I agree that attitudes, commitment and everything else amongst the younger generation needs much improvement. I agree that training needs to transform and become much cleaner than it is today: I have said so often enough. But my views are not one-dimensional, and my suggestions include other reasons that I consider important. My argument is also this: those seniors in the industry who continue to besmirch seafarers to the point of slander make poor managers, because anybody with a generalised, preconceived and disrespectful set of notions cannot but make a poor manager. Anybody who refuses to even consider that young sailors on the threshold of their careers need support from the industry in line with what their contemporaries are given, everywhere else in the commercial world today, is on the verge of extinction. Anybody who says that improvement in quality of officers will come only from changed seafarer attitudes or improved training or whatever- and that the rest of the industry need not really do anything to set its rotting house in order- is talking through his hat.

For the record, to those who have scoffed whenever I bring up premier engineering, management or other educational institutes of excellence as something worthy of emulation- and, indeed, comparison- let me say this once and for all. I believe that many a Master or Chief Engineer displays a higher level of responsibility, commercial savvy, operational knowledge and attitude today than many of the graduates of those institutions do in their chosen fields. It is because I believe that a senior ship-officer needs to do this in order to survive- not thrive- is why I hold the man at sea in high respect. My respect has nothing to do with the money he makes, or his educational background. My respect has nothing to do with my own insecurities clouding my judgement; my opinion has not changed whenever I have worked ashore. My respect has nothing to do, even, with the kind of work a seafarer does, though his is a tough job. Certainly tougher than what the geriatrics had to deal with long ago, whenever they last sailed.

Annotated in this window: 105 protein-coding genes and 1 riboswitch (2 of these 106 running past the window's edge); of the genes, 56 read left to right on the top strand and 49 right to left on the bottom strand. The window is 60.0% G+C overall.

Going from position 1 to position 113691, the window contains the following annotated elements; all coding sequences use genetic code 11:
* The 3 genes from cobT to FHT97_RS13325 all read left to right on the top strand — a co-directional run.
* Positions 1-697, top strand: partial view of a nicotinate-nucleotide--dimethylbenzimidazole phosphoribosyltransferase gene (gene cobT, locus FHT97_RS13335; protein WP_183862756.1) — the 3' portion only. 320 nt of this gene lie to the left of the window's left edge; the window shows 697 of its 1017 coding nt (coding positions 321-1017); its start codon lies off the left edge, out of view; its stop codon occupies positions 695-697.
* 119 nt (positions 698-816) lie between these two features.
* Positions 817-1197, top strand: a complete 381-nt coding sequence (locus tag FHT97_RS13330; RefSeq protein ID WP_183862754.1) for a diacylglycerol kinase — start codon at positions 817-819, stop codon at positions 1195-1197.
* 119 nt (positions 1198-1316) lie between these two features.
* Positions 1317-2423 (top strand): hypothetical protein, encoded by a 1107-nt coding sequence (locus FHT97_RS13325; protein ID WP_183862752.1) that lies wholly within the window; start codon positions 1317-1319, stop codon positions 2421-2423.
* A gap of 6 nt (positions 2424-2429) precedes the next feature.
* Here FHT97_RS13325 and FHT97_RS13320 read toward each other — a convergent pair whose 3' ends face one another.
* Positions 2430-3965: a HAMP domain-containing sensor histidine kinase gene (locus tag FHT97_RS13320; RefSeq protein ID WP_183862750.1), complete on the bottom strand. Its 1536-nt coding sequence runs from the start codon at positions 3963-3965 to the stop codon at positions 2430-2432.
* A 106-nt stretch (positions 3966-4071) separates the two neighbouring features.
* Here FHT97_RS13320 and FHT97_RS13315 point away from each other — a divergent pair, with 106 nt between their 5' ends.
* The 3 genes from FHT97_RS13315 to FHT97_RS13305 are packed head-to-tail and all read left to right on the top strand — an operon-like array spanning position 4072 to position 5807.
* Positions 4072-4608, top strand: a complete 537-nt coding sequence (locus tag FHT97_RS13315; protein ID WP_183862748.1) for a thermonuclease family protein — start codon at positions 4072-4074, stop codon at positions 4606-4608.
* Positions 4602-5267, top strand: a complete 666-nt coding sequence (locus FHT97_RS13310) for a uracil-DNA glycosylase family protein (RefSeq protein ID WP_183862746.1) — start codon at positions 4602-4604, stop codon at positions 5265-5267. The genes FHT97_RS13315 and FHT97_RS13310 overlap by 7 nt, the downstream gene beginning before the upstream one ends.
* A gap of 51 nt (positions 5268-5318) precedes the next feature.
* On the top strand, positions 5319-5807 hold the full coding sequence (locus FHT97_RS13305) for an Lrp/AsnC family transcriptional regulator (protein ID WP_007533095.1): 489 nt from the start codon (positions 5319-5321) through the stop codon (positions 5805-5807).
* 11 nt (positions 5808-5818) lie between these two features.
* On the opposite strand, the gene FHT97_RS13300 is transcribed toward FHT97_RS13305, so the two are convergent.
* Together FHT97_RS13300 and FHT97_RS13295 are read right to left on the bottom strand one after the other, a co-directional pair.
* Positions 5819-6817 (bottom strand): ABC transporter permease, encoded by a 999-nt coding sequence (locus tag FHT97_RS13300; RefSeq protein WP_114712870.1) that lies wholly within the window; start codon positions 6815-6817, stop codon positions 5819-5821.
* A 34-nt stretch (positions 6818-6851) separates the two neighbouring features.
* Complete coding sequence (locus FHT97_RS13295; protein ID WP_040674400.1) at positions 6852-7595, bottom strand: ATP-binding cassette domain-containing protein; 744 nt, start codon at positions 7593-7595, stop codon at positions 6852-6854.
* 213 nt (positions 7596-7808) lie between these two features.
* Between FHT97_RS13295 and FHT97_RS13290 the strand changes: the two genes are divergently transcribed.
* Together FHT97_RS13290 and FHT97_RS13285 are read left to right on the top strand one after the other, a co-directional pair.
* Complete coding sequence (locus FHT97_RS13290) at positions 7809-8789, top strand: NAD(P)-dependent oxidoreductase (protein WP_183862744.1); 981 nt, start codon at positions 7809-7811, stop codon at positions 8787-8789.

Of course, people- geriatrics included- are free to hold whatever views they like, and for whatever reasons. Obviously, nobody can- or should- force anybody to respect those at sea. Nonetheless, I find it sad that that these folk look down on today’s sailor, not least because they, with their experience, have much to offer him. I find it doubly sad that they cannot respect fellow professionals, and I wonder how they do this, because they obliquely downgrade themselves.

I find all this sad, but I can’t do anything about it. Because respect- like abdominal gas, great music and empathy- must always come from within.